“He is going to experience it again one day, and he will have a different viewpoint of it all,” Young said. “He sees what can happen if you work hard. All this is tiring, but at the end of the day, it’s still fun. Hopefully, he can take away the experience and enjoy it while also realizing if he works hard, he can have this. People can be talking about him.”

After doing a couple of interviews, Young heads back upstairs with Wilkes’ arm around him en route to sign interviews for fans. New York City’s own DJ Fat Fingers is spinning and announces Young’s arrival by belting out, “New York City, make some noise for Trae Young right now!” “Win” by Jay Rock is playing in the background.

With little bro calmly sitting next to him, Young signed so many autographs that they run out of cards. Luckily, Foley has some extras in her purse.

“He’s signed hundreds of autographs today. And he hasn’t complained once,” Wilkes said.

After the signing session ends, Young takes a photo with the Foot Locker staff and behind the booth with DJ Fat Fingers. Young is next rushed to the basement, where he has to change into a sport coat, dress shirt and pants for taping of a skit on The Tonight Show Starring Jimmy Fallon.

Young and his entourage are whisked away to the SUV while most of the pedestrians are paying attention to street performers. A short drive is taken to the NBC Studios, where executives of The Tonight Show are anxiously waiting his arrival. As Young departs the SUV, one security guy says, “We really have to get upstairs. They are waiting for you.”

Young and fellow top NBA draft prospects Ayton, Jaren Jackson Jr., Sexton, Miles Bridges, Mohamed Bamba and Wendell Carter Jr. are taking part in a taping of a skit that will air on the show Thursday night after the draft. Young heads to a green room, where he quickly changes into his old Sooners basketball uniform. He is taken to a room where Fallon is sitting on a couch and all of Young’s draft buddies are dressed in their college basketball uniforms showing their youth with excited grins and laughter.

During the taping, the ballplayers douse Fallon with a bucket of orange sports energy drink while he is sitting on the couch watching television. There were two practice runs before doing the real dumping.

“We got to redo that,” Ayton joked.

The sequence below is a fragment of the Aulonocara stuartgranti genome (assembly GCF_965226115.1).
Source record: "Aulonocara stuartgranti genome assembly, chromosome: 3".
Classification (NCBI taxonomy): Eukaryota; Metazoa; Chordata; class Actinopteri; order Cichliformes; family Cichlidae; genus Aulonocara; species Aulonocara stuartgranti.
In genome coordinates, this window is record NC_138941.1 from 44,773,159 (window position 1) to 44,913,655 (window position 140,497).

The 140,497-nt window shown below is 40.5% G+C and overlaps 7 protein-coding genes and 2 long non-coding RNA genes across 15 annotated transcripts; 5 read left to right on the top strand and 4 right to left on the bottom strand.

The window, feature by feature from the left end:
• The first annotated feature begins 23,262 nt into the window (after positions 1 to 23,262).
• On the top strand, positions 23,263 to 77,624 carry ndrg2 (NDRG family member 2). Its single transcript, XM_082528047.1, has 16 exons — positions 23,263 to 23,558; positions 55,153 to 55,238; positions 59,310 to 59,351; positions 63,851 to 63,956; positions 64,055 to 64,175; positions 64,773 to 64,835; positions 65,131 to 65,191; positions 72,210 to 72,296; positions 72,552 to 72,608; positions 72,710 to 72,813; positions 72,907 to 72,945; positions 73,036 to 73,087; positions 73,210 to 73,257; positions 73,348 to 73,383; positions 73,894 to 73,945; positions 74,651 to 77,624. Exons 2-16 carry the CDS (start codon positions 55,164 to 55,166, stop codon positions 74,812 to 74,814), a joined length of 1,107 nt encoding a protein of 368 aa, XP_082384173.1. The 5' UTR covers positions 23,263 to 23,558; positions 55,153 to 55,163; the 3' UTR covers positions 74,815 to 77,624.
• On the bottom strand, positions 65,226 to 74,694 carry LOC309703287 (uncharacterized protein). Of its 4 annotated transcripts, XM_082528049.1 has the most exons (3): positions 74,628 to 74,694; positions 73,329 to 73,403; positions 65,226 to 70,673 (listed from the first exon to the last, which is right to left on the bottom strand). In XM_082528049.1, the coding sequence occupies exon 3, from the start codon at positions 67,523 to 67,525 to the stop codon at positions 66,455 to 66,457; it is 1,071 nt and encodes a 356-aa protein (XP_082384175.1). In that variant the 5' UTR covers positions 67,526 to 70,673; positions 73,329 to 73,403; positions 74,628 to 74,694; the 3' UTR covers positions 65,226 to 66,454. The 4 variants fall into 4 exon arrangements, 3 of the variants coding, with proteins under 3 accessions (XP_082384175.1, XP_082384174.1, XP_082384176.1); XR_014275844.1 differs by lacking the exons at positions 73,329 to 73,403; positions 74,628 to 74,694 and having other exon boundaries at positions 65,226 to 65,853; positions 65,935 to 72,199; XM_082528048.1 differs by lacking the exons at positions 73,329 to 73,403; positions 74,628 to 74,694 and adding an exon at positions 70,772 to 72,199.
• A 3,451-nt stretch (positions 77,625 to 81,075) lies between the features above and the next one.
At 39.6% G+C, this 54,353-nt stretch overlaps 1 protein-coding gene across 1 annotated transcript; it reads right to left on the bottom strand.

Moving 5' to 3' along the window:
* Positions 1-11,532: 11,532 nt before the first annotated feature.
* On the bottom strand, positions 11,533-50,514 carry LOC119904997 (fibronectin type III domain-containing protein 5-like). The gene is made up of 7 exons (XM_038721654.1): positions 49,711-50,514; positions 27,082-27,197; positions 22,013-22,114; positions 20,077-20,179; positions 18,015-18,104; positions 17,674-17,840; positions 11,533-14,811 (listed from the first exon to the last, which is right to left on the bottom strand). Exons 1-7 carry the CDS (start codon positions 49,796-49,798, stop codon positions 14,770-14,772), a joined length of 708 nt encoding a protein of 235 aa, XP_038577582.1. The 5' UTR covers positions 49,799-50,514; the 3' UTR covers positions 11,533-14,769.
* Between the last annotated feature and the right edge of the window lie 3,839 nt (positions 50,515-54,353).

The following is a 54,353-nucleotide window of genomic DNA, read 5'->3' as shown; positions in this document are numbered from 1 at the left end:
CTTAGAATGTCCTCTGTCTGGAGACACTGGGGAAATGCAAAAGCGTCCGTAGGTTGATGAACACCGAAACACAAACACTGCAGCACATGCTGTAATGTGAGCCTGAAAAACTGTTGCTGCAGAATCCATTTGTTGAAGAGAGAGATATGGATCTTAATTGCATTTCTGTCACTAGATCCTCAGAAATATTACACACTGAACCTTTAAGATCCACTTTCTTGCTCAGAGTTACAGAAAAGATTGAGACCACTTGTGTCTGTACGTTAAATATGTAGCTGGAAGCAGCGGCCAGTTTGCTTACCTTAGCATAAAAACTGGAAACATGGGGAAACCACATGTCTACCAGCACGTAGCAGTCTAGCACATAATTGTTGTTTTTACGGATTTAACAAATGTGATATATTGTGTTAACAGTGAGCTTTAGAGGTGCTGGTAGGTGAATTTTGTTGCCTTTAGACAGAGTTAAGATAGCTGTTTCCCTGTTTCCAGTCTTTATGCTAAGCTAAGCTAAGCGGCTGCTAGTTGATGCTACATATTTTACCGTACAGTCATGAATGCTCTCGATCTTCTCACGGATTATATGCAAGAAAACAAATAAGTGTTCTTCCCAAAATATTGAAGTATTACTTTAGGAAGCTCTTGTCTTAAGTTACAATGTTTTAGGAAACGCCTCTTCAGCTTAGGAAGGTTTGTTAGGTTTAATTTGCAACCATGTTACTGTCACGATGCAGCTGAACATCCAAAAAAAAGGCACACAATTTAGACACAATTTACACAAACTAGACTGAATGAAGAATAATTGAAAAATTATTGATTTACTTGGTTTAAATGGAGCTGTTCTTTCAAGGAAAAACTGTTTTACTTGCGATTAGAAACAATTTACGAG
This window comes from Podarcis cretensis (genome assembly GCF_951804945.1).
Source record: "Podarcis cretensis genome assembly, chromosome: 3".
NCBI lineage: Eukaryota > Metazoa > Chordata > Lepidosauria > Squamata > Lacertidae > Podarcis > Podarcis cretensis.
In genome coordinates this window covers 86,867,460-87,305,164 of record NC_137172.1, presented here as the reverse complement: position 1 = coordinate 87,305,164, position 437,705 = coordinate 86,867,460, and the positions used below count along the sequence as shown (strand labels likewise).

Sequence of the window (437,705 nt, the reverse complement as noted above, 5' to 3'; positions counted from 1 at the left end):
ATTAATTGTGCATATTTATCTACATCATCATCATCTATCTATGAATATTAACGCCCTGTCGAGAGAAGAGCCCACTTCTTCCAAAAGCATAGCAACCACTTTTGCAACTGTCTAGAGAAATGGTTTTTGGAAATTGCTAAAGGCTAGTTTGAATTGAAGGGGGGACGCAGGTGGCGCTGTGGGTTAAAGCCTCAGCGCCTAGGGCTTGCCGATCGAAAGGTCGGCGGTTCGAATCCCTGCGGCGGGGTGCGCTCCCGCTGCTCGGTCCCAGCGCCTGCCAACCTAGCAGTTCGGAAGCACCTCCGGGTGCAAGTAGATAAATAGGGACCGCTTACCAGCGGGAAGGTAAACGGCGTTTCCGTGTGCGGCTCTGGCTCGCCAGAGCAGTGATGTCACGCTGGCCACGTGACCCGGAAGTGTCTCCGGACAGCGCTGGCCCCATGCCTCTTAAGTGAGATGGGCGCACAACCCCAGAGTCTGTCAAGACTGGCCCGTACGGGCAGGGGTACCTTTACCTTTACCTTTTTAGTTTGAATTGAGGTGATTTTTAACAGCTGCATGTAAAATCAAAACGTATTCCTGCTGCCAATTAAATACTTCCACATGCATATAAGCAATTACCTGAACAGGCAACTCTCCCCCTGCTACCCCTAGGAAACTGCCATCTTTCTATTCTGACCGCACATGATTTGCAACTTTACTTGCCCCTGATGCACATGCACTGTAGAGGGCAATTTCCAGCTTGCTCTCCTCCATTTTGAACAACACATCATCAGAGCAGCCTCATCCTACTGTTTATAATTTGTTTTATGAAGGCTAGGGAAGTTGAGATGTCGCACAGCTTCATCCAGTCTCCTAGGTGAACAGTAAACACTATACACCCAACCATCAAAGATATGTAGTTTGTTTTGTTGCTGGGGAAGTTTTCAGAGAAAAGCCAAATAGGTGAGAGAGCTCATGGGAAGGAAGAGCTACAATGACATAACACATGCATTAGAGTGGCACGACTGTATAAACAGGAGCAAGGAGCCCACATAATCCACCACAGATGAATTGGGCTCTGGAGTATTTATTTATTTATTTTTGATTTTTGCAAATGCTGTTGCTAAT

Wearing a Sooners cooking apron, Young also tapes a segment with Bridges in which he brings a cooked basketball out of the oven for the former Michigan State star to eat. Watching Young nearby is his father, Rayford, mother, Candice, 18-year-old sister Caitlyn, 15-year-old sister Camryn and, of course, Timothy. Young wanted to make NBA draft week about his family. So the 2018 Big 12 Freshman of the Year found something special for each of his siblings to enjoy.

Young’s little brother loves baseball, so they went to the Yankees’ batting practice on Wednesday. Timothy met Aaron Judge and Giancarlo Stanton. Young bought tickets for Camryn and his mother to see Hamilton on Wednesday afternoon. And Young got his family tickets for the taping of Fallon’s show because Caitlyn has a crush on the host.

“I love Jimmy Fallon. Yes, Trae is a good brother. I wanted a picture with Jimmy so bad,” said Caitlyn Young, who got to shake Fallon’s hand.

Asked about her son making his draft week special for his family, Candice Young said: “That is just who he is. They fight like brothers and sisters do. But at the end of the day, he loves them and he is going to be able to do so much to help them now.

“The people in your home will always have your back. People outside the home come and go. But this circle of six will always have your back.”

The Youngs rented a seven-bedroom, four-bathroom Airbnb home for family members to stay in Brooklyn for the draft. There was a dinner for family and close friends on Wednesday night at Tony’s Di Napoli Italian restaurant in Manhattan set up by Rayford Young. The father is admittedly nervous about the draft and plans to get an apartment in his son’s future NBA town to check in on him as a rookie.

Rayford Young was reflective as draft day approached, thinking about all the AAU tournaments and basketball camps of which his son had been a part. Young recalled playing with his father in his early teens in an adult basketball league.

“I am taking all in stride. Excited. I’m trying to keep all the nervousness to me,” said Rayford Young, a former Texas Tech and overseas pro basketball player. “I want everyone else to have fun and enjoy the process. My son understands with my situation that it can be gone in a drop of a hat. Injuries can take it all away. Just take it day by day and know that you’re blessed too. Not everybody is in this situation. Keep working hard. Keep God first.

“You’re getting to the finish line and you don’t know what is going to happen. This is the first time you can’t control what happens. You can pick what school you are going to go to, but nothing is in our control right now.”

After departing from the taping of The Tonight Show, the Young family heads to the National Basketball Players Association offices. There are more autographs to be signed, and Young has a couple of interviews set up.

Young bumps into his friendly Big 12 rival Bamba, who starred at the University of Texas last season. Timothy Young and Bamba exchange pleasantries and then make a cool handshake that ends with a dab. As Young signs basketball cards, Bamba walks into the room smiling with a Texas jersey hanging over his shoulder and loudly says, “Ahem.”

Young fires back, “That’s OK. I’m signing over you.”

And sure enough, Young was signing basketball cards that showed him going up for a layup against Bamba last season. The room, Bamba included, erupts in laughter.

“And I made the reverse layup too,” Young said.

Once Young finally finishes signing and answering media questions, he and the family walk into a basketball gym at the Players Association and put up some shots. There was a family steak dinner at STK afterward.

Life is about to change for the Young family. But in that moment, they were back where it all started: in the basketball gym.

Marc J. Spears is the senior NBA writer for Andscape. He used to be able to dunk on you, but he hasn’t been able to in years and his knees still hurt.